It's like this country still has a line drawn down its middle, White | Black. White on one side, Black on the other. White people wonder why Black people always cry 'racist' during certain conflicts in our society. White people claim they did not enslave anyone, don't blame them and they expect the Blacks to forget hundreds of years of oppression, slavery, discrimination (that still goes on now). But you say,"Wait a minute, the Blacks today aren't enslaved, aren't oppressed and aren't discriminated against... so what's this 'forgetting hundreds of years of oppression, slavery, discrimination?' "

(Being a Deaf person, I can tell you now that discrimination and I know each other quite well and as such, I recognize it easily in relation to the Black human.)

Nordette's parents, God Bless their lives, were born into a Segregated Nation. They had to 'sit at the back of the bus' from their youth to deep into their adult lives. They were reared during the Harlem Renaissance when the baby Black Voice was gaining tremendous strength in a variety of artistic venues. Her parents were in their forties when the Civil Rights Revolution exploded in this country. Don't you think the way they were reared influenced their parental guidance of their children? Of course it did. Just like the childhoods of White parents influence the parental guidance of their own children.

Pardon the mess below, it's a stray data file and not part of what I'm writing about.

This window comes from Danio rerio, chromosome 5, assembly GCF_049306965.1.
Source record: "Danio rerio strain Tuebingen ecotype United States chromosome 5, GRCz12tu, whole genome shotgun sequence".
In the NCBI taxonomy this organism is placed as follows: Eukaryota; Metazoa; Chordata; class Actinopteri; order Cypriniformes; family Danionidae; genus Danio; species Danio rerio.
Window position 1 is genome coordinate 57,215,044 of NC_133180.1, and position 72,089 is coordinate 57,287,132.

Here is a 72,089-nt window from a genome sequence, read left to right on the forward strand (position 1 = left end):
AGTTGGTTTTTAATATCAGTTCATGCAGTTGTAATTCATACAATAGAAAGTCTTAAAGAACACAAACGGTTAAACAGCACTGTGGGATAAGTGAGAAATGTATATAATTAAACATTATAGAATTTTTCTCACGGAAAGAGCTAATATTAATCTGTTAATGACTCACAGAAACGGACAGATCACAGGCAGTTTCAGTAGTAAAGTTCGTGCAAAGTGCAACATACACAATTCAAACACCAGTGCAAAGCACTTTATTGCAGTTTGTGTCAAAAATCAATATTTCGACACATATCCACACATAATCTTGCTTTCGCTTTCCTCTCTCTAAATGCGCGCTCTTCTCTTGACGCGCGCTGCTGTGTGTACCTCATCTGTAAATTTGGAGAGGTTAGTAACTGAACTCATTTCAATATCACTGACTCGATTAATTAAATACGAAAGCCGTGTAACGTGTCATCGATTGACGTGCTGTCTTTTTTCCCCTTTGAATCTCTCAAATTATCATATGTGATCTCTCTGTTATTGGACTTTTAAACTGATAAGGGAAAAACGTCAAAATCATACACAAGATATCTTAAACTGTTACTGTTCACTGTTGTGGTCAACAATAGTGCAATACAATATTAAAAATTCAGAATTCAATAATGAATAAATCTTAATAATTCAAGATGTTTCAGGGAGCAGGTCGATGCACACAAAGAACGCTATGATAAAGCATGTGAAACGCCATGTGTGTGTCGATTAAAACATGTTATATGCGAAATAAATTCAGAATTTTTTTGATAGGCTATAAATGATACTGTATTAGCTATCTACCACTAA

Nordette's grandparents, great and great great grandparents on were recipients of the Civil War and deep dark slavery. Stories, legends and histories were and are still passed down between generations.

When you think about the fact that there's really only been two measly generations since Rosa Parks ignited the Civil Rights Revolution by refusing to give her seat to a white man and move to the back of the bus, surely you can understand why Black people are so suspicious of White motivation behind catastrophes in which the Black population loses. Not enough Time has evolved without tainted generations tainting new generations. It's that simple.